On 28th August 2017 we held our AGM after our family day at Paisley-Challis Wetlands.
Our President, Ian Rae, gave a summary of his annual report for 2016-2017, as follows. A full copy of the report is attached.
For a long established – as volunteer environment groups go – such as Friends of Williamstown Wetlands Inc, month-by-month activities go on and although there is little that is really new there is constant need to plant, replant, weed and construct. Life never stands still, and management of the environment, at least of our ‘patch’ goes on. From time to time, however, we need to turn away from the routine to deal with emerging problems or to make good deficiencies in our operations. We were engaged in two activities of the later type this year, implementing the vegetation management plan for the Jawbone Reserve, and working more closely with Parks Victoria.
It took a few years to get a vegetation management approved by Hobsons Bay Council. This was a landmark achievement but little attention had been paid to the highest priority actions identified under the plan. One of these was to take another look at the Arboretum, enriching the plantings where there had been a measure of success, and considering how to deal with areas where plants refused to thrive. To replant or to replace? Council provided a handsome new sign. The second was appropriate vegetation of areas that had never been adequately addressed, especially on the northern shore of the lake. As the planting season began in 2017 we made a major effort, with Parks Victoria help, to plant on the southern shore of the second lake. So progress was made with both of these, but there is more to be done.
In late 2016 we had a visit from Legislative Council member Colleen Hartland who holds the environment portfolio for the Greens. She was interested in our work and especially in how we interacted with the state government agency Parks Victoria. At a subsequent meeting at Colleen’s office we described the changes in staffing level at the Parks Vic Williamstown office. While we understood the reasons for staff deployment away from Williamstown to work in other areas of priority, our work suffered as a consequence. Colleen agreed to take up at Government level the provision of contingency funding in the Parks Vic budget.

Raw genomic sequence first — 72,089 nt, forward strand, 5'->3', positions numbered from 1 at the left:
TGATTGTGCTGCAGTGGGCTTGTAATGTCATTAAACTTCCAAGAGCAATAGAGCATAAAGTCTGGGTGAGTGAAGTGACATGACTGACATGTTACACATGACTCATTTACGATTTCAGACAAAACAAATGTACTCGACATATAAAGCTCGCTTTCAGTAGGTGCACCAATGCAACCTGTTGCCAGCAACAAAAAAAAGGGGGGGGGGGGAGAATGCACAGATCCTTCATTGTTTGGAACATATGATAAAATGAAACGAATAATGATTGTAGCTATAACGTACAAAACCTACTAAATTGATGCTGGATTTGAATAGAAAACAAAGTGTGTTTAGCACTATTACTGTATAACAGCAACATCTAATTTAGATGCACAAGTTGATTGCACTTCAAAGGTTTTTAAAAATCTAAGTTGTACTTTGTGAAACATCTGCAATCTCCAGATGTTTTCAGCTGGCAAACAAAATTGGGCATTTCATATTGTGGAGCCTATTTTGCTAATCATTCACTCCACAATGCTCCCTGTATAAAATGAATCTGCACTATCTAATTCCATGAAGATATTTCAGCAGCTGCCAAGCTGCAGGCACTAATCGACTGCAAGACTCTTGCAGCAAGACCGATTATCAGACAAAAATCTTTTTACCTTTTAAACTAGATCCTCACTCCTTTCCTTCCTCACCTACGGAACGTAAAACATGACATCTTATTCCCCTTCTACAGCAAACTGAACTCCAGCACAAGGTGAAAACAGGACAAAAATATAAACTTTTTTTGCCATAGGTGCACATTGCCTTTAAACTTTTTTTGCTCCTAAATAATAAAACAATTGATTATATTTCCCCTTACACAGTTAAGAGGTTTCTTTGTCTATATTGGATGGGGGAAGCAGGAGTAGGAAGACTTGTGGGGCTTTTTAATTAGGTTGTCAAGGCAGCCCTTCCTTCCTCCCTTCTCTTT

The Wader Beach litter project, into which Marilyn and Peter had injected so much effort, came to end in April 2017. The final report was well received by our sponsors – Metropolitan Waste and Resource Recovery Group and published by them in their newsletter. Ian made a presentation about the project to a kindred group that we had been in touch with, at Rickett’s Point. As in the previous year, a community event was held at the Bayview Campus of Williamstown High School where we were joined by other groups working with litter. As the project came to its conclusion, Nick made a study of gross litter traps in this region, finding that many of them were unattended (never or at least seldom) cleared of litter. The situation was brought to the attention of Council officers, but management of these facilities is probably the responsibility of Melbourne Water. On a hot day in March we hosted a visit by water engineers from the Philippines who had a special interest in litter. Their time in Australia was arranged by Melbourne Rotary, whose representative was likewise surprised to learn of the role of a local environment group and ties to local government and funding agencies.
A feature of the monthly committee meetings are the reports of wildlife in the Jawbone area. This year’s reports included a red fox on the sandbar and a cub on the goat track, several rakali sightings, and a little eagle.
Our Clean Up Australia effort was once again organised by Peter and we were once again joined by Williamstown Scouts, Scab Duty, Beach Patrol and Sea Shepherd members who helped us fill the skip provided by Council. A number of our members also joined in the Council’s annual outing for environment group members, this time to Woodlands, just north of Melbourne airport, where there is a large (but invisible in the daytime) population of eastern barred bandicoots.
Sandra and Marilyn attended some of the Cultivate Community workshops that were arranged by Council to help community groups improve their skills and, as additional benefit, learn from others how they are going about their business. An example of ‘everybody’s business’ is the concern we have been expressing about dogs of leash in coastal areas where migratory and other bird numbers seem to be falling. Gaining support from the community, and especially dog owners for protection of bird communities is very difficult: advice from Council and from Bird Life Australia has so far not identified actions that can be taken.
Attendances at our monthly work-days have increased and some new members have played important roles in these activities. Following last year’s AGM, Karen Manly joined the Committee and together with continuing members helped to make sure that this body functioned effectively. The trifecta of delegated responsibilities, liaison with agencies and sheer hard work gave us another successful year.